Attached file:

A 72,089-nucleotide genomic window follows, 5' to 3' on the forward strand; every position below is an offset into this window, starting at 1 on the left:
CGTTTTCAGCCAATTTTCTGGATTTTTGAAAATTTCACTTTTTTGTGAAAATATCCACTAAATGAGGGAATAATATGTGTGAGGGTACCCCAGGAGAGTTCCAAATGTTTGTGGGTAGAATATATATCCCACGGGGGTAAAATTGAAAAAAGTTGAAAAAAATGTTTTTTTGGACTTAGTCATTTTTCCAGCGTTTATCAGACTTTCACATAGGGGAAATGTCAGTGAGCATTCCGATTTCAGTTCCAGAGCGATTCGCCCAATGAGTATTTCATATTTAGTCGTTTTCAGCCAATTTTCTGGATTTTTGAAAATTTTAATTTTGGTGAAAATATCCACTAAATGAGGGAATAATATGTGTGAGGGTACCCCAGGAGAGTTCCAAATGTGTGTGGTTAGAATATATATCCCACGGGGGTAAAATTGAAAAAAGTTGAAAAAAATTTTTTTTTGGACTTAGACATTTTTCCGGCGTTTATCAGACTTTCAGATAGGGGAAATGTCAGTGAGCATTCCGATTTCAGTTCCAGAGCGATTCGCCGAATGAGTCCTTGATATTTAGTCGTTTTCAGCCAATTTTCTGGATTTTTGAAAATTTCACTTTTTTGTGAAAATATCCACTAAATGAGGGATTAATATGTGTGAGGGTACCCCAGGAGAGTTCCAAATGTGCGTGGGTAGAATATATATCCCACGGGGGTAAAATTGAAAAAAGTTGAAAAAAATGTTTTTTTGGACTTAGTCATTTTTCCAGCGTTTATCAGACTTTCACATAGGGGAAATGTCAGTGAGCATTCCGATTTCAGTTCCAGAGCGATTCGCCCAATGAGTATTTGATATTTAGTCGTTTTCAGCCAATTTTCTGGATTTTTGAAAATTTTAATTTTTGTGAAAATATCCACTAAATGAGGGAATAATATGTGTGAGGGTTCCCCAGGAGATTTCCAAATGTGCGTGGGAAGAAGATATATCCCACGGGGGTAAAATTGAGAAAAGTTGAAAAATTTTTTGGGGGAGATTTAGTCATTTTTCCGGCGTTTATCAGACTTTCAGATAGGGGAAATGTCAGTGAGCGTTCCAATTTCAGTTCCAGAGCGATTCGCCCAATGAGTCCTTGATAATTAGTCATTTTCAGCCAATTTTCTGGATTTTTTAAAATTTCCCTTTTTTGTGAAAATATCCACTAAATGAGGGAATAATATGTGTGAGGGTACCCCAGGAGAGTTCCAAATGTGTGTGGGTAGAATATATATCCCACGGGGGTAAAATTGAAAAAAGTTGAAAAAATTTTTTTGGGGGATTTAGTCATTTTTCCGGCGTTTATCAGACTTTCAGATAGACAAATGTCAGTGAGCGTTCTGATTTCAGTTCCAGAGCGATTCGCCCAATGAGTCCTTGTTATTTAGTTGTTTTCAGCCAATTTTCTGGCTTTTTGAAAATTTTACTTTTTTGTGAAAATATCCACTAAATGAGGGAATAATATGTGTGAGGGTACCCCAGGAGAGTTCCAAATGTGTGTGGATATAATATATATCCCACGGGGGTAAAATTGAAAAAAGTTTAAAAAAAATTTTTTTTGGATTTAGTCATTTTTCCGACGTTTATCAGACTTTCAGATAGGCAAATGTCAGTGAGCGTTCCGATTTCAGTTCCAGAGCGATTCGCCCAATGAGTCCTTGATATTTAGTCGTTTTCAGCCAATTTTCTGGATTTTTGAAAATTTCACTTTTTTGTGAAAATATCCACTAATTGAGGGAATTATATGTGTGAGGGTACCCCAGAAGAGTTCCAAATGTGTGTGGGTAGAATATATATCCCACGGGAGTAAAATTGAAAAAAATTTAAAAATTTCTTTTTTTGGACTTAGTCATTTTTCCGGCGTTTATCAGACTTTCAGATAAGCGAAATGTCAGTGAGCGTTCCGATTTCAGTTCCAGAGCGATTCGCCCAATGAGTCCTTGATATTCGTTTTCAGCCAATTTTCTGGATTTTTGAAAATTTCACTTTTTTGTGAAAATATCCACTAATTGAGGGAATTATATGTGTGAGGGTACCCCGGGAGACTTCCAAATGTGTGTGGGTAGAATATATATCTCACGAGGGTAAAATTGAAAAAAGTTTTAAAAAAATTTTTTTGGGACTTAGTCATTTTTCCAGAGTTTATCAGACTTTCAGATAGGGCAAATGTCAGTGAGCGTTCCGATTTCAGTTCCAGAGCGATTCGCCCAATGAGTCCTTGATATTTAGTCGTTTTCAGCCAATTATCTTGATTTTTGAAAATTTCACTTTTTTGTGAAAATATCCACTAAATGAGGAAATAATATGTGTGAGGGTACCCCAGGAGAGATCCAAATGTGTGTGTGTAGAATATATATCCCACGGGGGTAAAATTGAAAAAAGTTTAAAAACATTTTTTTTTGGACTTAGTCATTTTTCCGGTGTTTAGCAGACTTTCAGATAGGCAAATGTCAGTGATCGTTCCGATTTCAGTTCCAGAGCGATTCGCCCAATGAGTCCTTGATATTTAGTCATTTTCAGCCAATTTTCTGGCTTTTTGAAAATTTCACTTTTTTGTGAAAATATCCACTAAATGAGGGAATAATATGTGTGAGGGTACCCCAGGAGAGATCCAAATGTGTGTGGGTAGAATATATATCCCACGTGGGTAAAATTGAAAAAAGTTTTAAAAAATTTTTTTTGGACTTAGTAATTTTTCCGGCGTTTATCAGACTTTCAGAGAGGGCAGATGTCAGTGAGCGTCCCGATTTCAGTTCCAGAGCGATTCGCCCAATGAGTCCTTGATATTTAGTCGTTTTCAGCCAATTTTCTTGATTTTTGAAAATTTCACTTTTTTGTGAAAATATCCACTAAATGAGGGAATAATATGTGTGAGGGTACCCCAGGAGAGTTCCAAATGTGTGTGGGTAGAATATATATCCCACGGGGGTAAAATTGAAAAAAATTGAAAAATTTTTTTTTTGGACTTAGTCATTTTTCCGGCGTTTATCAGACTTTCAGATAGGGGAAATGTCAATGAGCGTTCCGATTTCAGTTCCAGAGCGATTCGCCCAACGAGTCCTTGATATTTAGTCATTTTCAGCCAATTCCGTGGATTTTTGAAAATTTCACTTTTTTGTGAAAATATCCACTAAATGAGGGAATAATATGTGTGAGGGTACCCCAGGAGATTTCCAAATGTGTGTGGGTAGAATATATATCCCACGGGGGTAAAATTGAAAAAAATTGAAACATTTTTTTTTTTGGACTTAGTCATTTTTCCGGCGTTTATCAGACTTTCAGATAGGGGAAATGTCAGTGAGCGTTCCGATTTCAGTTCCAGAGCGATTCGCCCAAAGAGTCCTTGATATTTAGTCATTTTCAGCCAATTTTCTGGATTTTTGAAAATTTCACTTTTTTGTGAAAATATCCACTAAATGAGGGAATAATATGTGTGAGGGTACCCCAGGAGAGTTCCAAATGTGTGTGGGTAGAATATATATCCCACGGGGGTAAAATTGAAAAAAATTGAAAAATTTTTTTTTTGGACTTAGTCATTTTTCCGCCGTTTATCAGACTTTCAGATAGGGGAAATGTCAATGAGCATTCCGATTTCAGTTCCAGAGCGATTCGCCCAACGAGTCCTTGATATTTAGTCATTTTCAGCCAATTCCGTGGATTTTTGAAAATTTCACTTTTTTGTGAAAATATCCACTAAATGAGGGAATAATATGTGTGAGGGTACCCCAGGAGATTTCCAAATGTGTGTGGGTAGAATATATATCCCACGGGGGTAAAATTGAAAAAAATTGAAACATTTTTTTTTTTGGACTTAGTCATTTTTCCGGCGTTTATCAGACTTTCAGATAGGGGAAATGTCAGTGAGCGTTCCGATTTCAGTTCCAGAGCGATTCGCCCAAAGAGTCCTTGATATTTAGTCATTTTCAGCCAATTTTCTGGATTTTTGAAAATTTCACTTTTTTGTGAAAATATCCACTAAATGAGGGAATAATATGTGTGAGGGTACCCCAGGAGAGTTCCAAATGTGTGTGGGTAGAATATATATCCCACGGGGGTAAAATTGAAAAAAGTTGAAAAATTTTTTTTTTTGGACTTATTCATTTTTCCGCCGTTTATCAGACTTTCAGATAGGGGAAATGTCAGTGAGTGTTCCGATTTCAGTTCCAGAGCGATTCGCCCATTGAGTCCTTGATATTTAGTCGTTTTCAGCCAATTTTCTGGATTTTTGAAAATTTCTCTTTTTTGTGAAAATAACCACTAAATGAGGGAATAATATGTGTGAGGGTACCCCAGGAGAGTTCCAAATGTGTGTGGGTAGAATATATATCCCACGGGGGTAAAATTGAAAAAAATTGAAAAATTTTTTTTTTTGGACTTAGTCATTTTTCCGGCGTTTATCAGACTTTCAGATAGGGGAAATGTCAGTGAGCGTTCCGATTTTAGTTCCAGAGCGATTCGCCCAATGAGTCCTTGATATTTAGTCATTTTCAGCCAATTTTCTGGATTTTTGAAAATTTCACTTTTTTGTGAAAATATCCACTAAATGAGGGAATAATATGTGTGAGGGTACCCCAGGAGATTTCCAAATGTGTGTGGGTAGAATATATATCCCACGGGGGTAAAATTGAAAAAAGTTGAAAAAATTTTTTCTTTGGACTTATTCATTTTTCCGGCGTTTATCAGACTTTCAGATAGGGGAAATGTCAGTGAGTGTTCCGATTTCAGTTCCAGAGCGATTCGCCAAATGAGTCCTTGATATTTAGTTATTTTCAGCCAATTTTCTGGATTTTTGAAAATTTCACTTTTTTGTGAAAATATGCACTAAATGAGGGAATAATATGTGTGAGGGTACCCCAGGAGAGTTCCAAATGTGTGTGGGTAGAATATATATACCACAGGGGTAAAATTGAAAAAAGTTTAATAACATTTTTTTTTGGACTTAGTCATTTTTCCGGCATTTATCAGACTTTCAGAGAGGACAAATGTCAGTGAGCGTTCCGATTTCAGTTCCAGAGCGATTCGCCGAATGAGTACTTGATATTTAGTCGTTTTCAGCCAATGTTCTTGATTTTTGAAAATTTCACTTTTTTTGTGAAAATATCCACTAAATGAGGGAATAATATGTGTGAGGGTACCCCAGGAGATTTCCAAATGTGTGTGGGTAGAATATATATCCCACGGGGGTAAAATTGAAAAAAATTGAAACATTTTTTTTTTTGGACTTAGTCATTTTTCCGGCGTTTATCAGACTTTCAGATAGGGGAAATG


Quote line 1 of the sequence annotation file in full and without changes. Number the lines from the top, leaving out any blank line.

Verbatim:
A 72,089-nucleotide genomic window follows, 5' to 3' on the forward strand; every position below is an offset into this window, starting at 1 on the left: